Gond Paintings - Capturing the Life and Essence of One of India's Largest TribesArt Wise
An age-old tradition that goes back hundreds of years, tribal art in India beautifully captures the lives of some of the earliest inhabitants of our country. Among these, Gond Art – the unique art form of the Gonds, one of the largest tribes in Central India, specifically in Madhya Pradesh, truly encapsulates the essence of tribal art.
(Gond Painting; Image Source: isha.sadhguru.org)
(A Gond artist with a typical Gond artwork. Image source: gaatha.com)
(Traditional Gond paintings on the walls of the Tribal Museum in Kanha, Madhya Pradesh. Image source: infinityresorts.com)
Like most other tribal art, Gond art is rooted in folk tales and culture. Gond paintings depict almost every aspect of the tribe's lives. Local flora, fauna, Gods and Goddesses, celebrations, festivals, folk-tales and myths are all represented through their art, making story-telling a strong element in their paintings.
(A painting by Gond artist Durga Bai)
(A painting by Bhajju Shyam, based on a Gond folktale)
Gond art is believed to be an offering in worship of nature, based on the Gond belief that a good image ushers in good luck and helps ward off evil. The art form is characterized by an imaginative use of lines and dots, highlighting a sense of balance and symmetry. The paintings are bright and colourful, painted with natural colours derived from charcoal, soil, plant sap, leaves and cow dung.
(Painting by Gond artist Venkat Raman Singh Shyam)
(A Gond artwork by artist Suresh Kumar Dhurve)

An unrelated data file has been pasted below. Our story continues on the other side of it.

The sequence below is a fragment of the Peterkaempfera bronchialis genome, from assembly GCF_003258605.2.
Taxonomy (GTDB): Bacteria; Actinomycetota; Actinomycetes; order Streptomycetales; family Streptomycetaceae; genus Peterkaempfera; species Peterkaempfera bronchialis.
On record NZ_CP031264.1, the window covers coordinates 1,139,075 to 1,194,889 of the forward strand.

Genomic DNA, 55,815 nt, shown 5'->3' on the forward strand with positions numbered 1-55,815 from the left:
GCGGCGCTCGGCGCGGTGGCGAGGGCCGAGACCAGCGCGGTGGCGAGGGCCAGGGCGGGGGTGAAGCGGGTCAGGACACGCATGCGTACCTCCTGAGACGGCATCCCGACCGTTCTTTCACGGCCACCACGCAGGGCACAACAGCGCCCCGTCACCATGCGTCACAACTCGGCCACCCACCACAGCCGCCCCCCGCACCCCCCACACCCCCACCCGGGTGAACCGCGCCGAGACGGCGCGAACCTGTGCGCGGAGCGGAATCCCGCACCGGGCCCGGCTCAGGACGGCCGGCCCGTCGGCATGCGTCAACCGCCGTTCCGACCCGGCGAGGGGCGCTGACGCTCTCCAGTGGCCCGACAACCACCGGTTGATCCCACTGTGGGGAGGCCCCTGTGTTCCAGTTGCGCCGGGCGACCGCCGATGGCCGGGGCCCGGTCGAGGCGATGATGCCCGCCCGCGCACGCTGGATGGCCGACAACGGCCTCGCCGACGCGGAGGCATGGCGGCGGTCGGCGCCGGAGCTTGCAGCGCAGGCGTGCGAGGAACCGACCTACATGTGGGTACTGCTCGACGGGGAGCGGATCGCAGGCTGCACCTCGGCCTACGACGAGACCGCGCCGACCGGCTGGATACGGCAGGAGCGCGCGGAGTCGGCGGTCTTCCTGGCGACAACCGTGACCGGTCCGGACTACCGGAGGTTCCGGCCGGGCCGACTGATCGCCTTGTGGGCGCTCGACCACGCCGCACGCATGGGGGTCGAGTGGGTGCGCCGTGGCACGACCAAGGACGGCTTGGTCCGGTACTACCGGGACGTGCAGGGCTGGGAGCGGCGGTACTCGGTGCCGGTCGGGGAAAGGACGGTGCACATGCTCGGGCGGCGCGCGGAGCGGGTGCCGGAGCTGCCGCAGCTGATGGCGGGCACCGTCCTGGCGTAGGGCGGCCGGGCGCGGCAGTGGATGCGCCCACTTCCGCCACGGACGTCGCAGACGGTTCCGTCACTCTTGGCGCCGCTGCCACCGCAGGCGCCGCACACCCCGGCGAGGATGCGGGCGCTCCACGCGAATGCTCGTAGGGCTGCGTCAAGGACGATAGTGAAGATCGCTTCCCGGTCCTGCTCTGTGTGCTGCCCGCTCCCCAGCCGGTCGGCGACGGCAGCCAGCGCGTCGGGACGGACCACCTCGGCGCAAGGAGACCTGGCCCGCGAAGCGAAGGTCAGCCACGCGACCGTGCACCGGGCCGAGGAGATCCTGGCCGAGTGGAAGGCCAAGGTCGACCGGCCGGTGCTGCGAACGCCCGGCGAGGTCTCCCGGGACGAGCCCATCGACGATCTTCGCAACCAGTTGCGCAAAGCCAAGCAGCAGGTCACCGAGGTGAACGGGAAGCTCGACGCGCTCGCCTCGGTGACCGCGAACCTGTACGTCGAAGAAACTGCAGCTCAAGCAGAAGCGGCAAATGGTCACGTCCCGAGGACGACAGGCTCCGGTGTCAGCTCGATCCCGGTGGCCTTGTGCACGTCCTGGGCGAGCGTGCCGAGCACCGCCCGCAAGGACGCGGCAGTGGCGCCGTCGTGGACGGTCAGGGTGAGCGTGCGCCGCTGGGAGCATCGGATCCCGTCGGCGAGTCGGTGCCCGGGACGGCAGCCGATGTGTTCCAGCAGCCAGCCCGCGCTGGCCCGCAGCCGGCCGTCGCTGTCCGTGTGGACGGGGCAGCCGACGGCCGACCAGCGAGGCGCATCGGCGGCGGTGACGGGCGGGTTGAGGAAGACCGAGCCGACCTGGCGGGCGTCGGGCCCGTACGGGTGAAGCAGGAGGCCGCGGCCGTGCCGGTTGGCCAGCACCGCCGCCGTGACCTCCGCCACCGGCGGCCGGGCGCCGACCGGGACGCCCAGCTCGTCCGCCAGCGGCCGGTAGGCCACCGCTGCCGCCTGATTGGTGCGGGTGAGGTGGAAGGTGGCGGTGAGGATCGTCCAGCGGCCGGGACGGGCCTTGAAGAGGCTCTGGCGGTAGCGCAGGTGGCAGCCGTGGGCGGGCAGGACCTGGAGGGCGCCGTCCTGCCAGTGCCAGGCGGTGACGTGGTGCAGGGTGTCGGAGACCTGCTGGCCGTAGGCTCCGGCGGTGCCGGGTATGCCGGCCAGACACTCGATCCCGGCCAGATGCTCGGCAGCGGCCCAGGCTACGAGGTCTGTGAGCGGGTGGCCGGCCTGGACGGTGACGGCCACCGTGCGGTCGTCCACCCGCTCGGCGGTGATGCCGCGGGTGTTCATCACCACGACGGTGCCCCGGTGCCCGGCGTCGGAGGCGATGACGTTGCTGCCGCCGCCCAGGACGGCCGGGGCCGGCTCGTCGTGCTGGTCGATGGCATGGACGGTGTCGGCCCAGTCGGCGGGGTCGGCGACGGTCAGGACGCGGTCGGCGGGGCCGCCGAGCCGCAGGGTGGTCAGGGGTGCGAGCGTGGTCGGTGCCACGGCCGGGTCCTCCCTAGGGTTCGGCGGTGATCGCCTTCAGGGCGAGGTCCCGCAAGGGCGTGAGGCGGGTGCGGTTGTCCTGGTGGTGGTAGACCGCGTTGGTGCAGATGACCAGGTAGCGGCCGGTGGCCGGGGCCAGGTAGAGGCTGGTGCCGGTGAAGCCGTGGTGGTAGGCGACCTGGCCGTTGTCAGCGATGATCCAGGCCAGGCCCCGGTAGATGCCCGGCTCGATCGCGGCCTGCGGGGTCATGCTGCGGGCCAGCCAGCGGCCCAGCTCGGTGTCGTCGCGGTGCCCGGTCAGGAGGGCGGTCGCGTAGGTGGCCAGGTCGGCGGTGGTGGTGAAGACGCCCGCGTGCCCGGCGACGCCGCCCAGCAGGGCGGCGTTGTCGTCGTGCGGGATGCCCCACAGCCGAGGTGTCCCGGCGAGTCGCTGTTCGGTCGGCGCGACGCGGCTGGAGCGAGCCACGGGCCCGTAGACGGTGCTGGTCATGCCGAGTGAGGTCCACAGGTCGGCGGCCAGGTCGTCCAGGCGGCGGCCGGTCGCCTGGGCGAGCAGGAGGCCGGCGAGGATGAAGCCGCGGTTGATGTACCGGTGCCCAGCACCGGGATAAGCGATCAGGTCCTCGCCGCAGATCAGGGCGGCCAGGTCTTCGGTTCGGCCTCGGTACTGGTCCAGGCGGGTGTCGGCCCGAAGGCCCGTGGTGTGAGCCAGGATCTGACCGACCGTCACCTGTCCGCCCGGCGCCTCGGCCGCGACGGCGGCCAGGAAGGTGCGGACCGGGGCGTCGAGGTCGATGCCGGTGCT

Though Gond art has been around for hundreds of years, it was only in the 1980's that the art form gained much-deserved recognition and fame, through the discovery of Jangarh Singh Shyam, a Gond farmer and artist whose artworks received international acclaim and took him to New Delhi, New York, Paris and Tokyo for exhibitions and shows.
(Jangarh Singh Shyam (centre) with wife Nankusiya, and Indian painter J. Swaminathan. Image source: aaa.org.hk)
Shyam’s artistic brilliance was renowned. He was the first Gond artist to use acrylic on paper and canvas for his paintings, creating the school which is now known as ‘Jangarh Kalam’. His 1988 creation, Landscape with Spider, sold for $31,250 at a 2010 Sotheby's auction, the first for an Adivasi artist.
(Landscape with Spider by Jangarh Singh Shyam, 1988. Image source: Sotheby's)
(The interiors of the Madhya Pradesh Vidhan Sabha, painted by Jangarh Singh Shyam. Image source: jangarh-singh-shyam.blogspot.in)
Today, the late artist’s immediate and extended family members are renowned Gond artists themselves. Though trained by Jangarh Singh Shyam, each of these artists – Nankusiya Shyam (his wife), Japani Shyam and Mayank Shyam (his children) and other family members such as Venkat Singh Shyam, Subhash Vyam, Bhajju Shyam and Durga Bai, have their own distinct artistic styles, striving to keep their traditions alive.
('Swarn Hiran' by Nankusiya Shyam, wife of Jangarh Singh Shyam)
(Gond painting by Jangarh Singh Shyam's daughter, Japani Shyam)
(An artwork by renowned Gond artist Subhash Vyam)
(Sukhnandi Vyam Pardhan, nephew of Jangarh Singh Shyam, using acrylics on canvas to create a Gond painting. Source: Mid Day)
Traditional, aesthetic and mysterious, the ethos of Gond art lies in its ability to express the language of the tribe’s soul on walls, canvas or paper, making this ancient art form a true reflection of India’s rich artistic heritage.